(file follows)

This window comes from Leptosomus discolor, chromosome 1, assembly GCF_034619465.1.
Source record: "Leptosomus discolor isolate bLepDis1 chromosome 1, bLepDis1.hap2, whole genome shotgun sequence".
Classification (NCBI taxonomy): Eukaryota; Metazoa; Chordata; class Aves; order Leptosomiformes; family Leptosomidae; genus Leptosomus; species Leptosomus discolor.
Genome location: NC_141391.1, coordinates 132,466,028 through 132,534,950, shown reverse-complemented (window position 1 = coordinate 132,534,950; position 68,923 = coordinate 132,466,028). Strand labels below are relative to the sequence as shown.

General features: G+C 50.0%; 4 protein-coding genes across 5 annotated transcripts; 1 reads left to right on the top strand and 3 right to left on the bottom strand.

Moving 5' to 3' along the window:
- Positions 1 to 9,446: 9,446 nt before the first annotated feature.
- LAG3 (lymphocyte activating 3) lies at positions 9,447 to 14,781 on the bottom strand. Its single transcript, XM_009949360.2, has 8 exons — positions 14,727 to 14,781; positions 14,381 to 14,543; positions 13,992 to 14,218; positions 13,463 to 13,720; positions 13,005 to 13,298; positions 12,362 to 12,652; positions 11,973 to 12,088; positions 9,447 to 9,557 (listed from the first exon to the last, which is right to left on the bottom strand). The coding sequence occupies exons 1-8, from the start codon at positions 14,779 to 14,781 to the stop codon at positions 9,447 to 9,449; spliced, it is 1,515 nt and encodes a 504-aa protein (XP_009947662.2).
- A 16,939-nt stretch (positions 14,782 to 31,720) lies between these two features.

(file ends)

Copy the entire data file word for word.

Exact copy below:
This window comes from Leptosomus discolor, chromosome 1, assembly GCF_034619465.1.
Source record: "Leptosomus discolor isolate bLepDis1 chromosome 1, bLepDis1.hap2, whole genome shotgun sequence".
Classification (NCBI taxonomy): Eukaryota; Metazoa; Chordata; class Aves; order Leptosomiformes; family Leptosomidae; genus Leptosomus; species Leptosomus discolor.
Genome location: NC_141391.1, coordinates 132,466,028 through 132,534,950, shown reverse-complemented (window position 1 = coordinate 132,534,950; position 68,923 = coordinate 132,466,028). Strand labels below are relative to the sequence as shown.

General features: G+C 50.0%; 4 protein-coding genes across 5 annotated transcripts; 1 reads left to right on the top strand and 3 right to left on the bottom strand.

Moving 5' to 3' along the window:
- Positions 1 to 9,446: 9,446 nt before the first annotated feature.
- LAG3 (lymphocyte activating 3) lies at positions 9,447 to 14,781 on the bottom strand. Its single transcript, XM_009949360.2, has 8 exons — positions 14,727 to 14,781; positions 14,381 to 14,543; positions 13,992 to 14,218; positions 13,463 to 13,720; positions 13,005 to 13,298; positions 12,362 to 12,652; positions 11,973 to 12,088; positions 9,447 to 9,557 (listed from the first exon to the last, which is right to left on the bottom strand). The coding sequence occupies exons 1-8, from the start codon at positions 14,779 to 14,781 to the stop codon at positions 9,447 to 9,449; spliced, it is 1,515 nt and encodes a 504-aa protein (XP_009947662.2).
- A 16,939-nt stretch (positions 14,782 to 31,720) lies between these two features.